Executive director Sam Behrend isn't happy about it, but says this--along with a new plan to solicit donations--is the only way he can cope with the city of Tucson's 43-percent cut in his operating budget.
"It was shocking to see this big a cut," says Behrend. Access Tucson's city-funded operating budget dropped from about $700,000 to $400,000. The city's $360,000 for capital support--equipment maintenance and such--was untouched. (City monies for Access Tucson come from fees dunned the cable TV companies, not the general tax base; the "lost" cable money was diverted to programs like streets and police.)
Access Tucson also raises about $200,000 each year in fees and grants, and made the mistake of building a $300,000 emergency reserve, which apparently led the City Council to believe the group might not notice if exactly that much money was eliminated from its budget.
"We're being punished for doing a good job of fiscal management," Behrend says.
Some people around town blame City Council member Kathleen Dunbar for Access Tucson's hard times. She was the swing vote on the garbage fee, say the conspiracy theorists, so she was rewarded by being allowed to hack away at some of her least favorite recipients of city funding. And that would include Access Tucson.
Whether or not Dunbar is truly the Cruella de Vil in this scenario, Access Tucson was already watching its funding slip faster than Marv Albert's toupee.
"When the city cut our operating funds this year, after 10-percent cuts each of last three years, the staff took it personally," says Behrend. "They said, 'Look, we've worked hard to help every group in Tucson tell its story, and we feel like we've done a good job, but we've never told our own story.'"
So Access Tucson is inserting 30-second spots between shows to promote its work--something that broadcast stations have done for decades--and is reviving its print-based newsletter as a fund-raising tool, although the organization's board has not yet targeted a campaign goal. "It's one of the first times we've ever asked the community for money," Behrend says. "We're finally having to do things that other nonprofits have done all along." The first issue hit mailboxes Sept. 18, and Behrend awaits the response.
But because the production facility is no longer open or staffed enough to accommodate the full line-up of live weekly shows, Behrend is running those shows on alternating weeks, so he won't have to send any community producers to the exit. "It's confusing to viewers," he admits, "but that's the only way we could shoehorn everyone in."
Despite facing a 43-percent cut in operating funds, Behrend managed to cut only 30 percent of his public services, without laying off any staff members.
Behrend hopes that in February, the City Council will consider tossing more money his way, which might allow him to extend Access Tucson's hours and reinstate the series TucsonVision, in which community organizations hosted shows about their work, with Access Tucson providing the crew and set.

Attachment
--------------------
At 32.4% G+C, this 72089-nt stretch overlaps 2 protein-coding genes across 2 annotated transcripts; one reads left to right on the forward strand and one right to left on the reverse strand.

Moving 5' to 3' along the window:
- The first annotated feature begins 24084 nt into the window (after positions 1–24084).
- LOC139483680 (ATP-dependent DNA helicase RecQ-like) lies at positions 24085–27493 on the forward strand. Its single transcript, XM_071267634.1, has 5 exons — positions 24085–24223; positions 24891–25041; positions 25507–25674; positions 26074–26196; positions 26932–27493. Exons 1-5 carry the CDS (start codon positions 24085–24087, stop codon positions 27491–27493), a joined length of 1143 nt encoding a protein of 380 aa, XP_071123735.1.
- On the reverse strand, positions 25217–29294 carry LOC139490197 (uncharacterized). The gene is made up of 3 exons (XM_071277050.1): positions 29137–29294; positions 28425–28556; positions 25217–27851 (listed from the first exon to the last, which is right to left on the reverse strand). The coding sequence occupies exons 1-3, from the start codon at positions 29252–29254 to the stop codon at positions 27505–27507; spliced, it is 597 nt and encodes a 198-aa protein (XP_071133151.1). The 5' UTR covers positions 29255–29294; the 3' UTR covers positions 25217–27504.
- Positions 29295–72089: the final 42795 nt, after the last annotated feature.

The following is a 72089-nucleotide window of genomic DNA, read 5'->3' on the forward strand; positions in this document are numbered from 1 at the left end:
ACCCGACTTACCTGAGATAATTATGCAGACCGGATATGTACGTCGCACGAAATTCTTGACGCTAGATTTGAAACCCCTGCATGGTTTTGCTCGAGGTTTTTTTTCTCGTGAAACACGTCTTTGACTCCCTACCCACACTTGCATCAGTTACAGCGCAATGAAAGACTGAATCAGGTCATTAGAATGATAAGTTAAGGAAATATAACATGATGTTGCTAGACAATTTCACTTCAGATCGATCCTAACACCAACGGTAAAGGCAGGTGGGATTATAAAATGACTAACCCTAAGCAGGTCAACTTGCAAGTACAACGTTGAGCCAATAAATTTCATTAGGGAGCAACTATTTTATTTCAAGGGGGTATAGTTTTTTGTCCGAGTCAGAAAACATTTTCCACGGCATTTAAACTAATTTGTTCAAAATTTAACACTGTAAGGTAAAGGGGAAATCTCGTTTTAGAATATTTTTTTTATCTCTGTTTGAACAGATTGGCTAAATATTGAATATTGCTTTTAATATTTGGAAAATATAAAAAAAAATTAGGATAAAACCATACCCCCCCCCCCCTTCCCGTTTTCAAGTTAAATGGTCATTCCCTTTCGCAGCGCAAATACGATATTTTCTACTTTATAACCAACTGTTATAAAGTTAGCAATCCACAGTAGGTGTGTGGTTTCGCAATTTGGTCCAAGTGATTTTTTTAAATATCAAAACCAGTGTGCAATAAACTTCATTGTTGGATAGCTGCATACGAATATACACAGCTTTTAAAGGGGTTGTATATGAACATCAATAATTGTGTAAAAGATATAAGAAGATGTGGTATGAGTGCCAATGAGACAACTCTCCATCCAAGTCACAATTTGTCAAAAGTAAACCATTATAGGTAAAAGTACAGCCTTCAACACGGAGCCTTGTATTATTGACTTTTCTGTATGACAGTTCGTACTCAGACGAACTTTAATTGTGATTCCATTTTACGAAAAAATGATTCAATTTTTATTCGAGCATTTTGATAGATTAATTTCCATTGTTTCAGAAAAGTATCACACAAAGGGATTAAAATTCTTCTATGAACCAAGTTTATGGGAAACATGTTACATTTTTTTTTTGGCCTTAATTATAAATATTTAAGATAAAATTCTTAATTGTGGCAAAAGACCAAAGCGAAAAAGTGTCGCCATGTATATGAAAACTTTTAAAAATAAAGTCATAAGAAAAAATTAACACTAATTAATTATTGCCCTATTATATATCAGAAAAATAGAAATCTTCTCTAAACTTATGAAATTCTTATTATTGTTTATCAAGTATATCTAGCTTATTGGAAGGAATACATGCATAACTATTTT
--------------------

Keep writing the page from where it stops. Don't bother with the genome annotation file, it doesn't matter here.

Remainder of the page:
"When you do six or eight of those programs in a season, they have an afterlife beyond running on cable," he says. "You've got a nice video library you can use for training, recruitment and board development. I'd really like to be able to bring that back."
Despite the financial difficulties, Behrend doesn't want to give the impression that Access Tucson is collapsing into a little white dot in the middle of your TV screen, then fading to black.
"We're still here, and we're still fulfilling our mission," he declares. "If somebody comes to us and says they have a message to deliver, we still have a lot of services to offer; our staff is still working hard to facilitate people reaching the community. In the world of diminished independent sources of news and information, what else is out there? There's the Tucson Weekly and KXCI to some extent, but they're not like Access Tucson, where everyone has a right to say what they want directly, without being censored or controlled in some way."
Access Tucson has played host to everything from earnest independent documentary producers and the Tucson Pima Arts Council, to local poets and musicians, to ufologists, Satanists and neo-Nazis. Now, that's entertainment.
"Through us, people with nontraditional or minority opinions can reach a mass audience," he says. "We're in 150,000 homes in Tucson and Pima County; television is the way a lot of people are used to getting their news and information. It's the only public green space on the information highway."
As for his own staff, he says, "We're kind of dejected, but excited" about figuring out new ways to do their job with less money. And Behrend is trying to be philosophical about making a sacrifice for the good of the overall budget.
"I guess we paid for a couple of cops, or a couple feet of sidewalk," he says. "But if these cuts did put in a sidewalk, we should at least get our name on it."